9. The method according to claim 6, wherein the tumors are malignant.
10. The method according to claim 6, wherein the tumors are metastatic.
11. The method according to claim 6, wherein said compound of formula (I) is 10,13-dimethyl-1,3,4,6-tetramethoxyhelianthrone.
12. The method according to claim 6, wherein said compound of formula (I) is selected from the group consisting of:
1,3,4,6-tetrahydroxyhelianthrone
1,3,4,6-tetramethoxyhelianthrone
10,13-dimethyl-1,3,4,6-tetrahydroxyhelianthrone
10,13-di(methoxycarbonyl)-1,3,4,6-tetramethoxyhelianthrone
1,6-di-N-butylamino-3,4-dimethoxy-helianthrone
1,6-di-N-butylamino-3,4-dimethoxy-10,13-dimethyl-helianthrone
1,6-di-(N-hydroxyethylamino)-3,4-dimethoxy-helianthrone
2,5-dibromo-1,3,4,6-tetrahydroxyhelianthrone
2,5-dibromo-10,13-dimethyl-1,3,4,6-tetrahydroxyhelianthrone.
13. A method for treatment of solid tumors by photodynamic therapy comprising administering to a patient in need thereof an effective amount of a compound of the general formula (I):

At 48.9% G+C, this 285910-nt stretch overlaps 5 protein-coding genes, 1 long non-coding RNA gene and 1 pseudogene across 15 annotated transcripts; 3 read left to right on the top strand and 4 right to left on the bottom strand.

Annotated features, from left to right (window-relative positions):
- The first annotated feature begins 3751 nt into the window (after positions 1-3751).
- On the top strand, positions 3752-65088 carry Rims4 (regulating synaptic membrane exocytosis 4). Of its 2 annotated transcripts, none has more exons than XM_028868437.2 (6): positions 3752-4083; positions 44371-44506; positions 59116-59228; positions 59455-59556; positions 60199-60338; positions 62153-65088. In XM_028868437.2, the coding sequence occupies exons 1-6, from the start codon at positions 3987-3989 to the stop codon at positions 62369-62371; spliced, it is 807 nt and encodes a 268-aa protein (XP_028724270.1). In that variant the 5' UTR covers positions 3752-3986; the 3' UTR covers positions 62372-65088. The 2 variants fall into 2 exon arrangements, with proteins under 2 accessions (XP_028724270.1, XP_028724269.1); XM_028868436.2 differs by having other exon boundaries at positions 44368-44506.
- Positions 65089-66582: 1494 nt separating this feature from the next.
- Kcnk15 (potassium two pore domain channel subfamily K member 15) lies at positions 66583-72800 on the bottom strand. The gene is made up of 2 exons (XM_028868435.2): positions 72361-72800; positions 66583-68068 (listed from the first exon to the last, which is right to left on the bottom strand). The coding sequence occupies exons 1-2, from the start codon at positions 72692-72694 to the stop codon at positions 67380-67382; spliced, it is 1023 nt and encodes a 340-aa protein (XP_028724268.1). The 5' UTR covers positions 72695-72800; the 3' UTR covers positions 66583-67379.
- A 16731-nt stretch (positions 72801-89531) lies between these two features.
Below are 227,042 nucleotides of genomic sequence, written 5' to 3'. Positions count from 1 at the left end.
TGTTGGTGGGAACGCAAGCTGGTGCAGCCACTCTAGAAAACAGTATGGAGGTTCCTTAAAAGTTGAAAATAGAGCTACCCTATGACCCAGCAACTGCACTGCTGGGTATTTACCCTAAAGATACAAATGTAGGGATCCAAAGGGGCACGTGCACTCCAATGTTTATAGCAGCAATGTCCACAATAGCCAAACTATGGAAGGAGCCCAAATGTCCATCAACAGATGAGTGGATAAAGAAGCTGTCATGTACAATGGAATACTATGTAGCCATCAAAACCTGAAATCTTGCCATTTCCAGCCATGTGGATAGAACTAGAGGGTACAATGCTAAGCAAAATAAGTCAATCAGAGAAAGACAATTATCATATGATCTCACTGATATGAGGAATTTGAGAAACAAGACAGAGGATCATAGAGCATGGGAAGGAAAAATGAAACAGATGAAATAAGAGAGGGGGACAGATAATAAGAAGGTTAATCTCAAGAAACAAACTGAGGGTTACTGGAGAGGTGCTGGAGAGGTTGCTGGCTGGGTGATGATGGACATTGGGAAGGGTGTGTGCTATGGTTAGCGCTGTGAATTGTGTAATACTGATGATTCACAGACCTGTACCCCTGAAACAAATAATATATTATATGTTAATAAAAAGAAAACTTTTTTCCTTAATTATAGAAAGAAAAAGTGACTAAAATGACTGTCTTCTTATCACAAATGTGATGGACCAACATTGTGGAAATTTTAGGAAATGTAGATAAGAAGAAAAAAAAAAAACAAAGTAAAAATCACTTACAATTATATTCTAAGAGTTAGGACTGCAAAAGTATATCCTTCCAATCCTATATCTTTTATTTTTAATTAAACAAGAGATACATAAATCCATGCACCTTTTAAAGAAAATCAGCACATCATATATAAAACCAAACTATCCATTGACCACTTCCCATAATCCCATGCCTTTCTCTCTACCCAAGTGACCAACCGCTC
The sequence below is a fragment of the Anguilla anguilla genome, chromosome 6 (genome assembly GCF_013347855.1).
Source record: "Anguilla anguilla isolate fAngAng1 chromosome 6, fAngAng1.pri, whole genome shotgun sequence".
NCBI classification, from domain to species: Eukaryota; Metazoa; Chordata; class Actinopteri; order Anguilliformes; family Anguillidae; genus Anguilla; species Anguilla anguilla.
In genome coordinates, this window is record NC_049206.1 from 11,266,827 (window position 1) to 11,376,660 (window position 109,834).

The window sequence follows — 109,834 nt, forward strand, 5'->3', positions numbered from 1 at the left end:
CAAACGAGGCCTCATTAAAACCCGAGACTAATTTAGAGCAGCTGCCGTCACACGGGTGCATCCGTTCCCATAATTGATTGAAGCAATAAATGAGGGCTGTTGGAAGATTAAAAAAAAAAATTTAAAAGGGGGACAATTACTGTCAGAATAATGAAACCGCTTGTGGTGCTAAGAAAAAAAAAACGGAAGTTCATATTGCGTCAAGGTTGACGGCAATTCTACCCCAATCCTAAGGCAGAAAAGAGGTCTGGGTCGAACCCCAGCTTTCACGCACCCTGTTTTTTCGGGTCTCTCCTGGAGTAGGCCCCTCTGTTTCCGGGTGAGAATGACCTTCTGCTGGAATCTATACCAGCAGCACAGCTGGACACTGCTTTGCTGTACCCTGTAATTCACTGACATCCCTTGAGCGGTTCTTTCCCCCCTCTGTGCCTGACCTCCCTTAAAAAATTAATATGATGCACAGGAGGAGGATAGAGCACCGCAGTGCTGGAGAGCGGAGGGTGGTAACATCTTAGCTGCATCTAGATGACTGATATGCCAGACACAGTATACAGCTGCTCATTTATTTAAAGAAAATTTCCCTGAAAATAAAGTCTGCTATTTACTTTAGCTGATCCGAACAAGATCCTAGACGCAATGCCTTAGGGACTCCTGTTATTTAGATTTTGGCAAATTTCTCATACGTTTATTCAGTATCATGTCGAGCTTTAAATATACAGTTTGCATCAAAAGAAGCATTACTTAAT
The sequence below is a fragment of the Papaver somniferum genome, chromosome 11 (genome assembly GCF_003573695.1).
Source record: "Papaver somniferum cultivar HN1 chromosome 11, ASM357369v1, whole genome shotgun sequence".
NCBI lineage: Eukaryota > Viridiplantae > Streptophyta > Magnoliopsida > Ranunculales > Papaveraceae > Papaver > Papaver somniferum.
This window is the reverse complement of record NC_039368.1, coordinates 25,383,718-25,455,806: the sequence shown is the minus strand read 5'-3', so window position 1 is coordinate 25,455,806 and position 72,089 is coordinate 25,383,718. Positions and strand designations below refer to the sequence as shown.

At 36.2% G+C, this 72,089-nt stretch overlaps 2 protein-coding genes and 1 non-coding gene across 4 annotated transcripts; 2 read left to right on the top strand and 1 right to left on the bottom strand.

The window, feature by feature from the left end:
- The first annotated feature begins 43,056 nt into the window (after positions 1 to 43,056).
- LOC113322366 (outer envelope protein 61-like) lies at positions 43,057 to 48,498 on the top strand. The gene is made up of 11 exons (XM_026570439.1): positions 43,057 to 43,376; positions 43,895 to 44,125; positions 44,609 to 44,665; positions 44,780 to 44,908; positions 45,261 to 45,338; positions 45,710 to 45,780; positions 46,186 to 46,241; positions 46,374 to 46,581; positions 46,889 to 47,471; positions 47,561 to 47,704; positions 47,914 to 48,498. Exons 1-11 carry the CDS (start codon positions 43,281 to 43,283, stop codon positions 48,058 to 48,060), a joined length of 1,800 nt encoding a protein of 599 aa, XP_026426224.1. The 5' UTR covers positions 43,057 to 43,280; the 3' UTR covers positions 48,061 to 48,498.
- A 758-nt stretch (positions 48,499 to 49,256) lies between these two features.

wherein R is selected from the group consisting of hydroxy, C1-C10 alkoxy, NH-C1-C10 alkyl, and NH-hydroxy(C1-C10 )alkyl; R′ is selected from the group consisting of hydroxy and C1-C10 alkoxy; and R1, R2, R3, R4, R5 and R6 are independently selected from the group consisting of hydrogen, hydroxy, chloro, bromo, C1-C10 alkyl, C1-C10 alkoxy, and C1-C10 alkoxycarbonyl, and irradiating the tumor site with a light source.
14. The method according to claim 13, wherein the tumors are malignant.
15. The method according to claim 13, wherein the tumors are metastatic.
16. The method according to claim 13, wherein said compound of formula (I) is 10,13-dimethyl-1,3,4,6-tetramethoxyhelianthrone.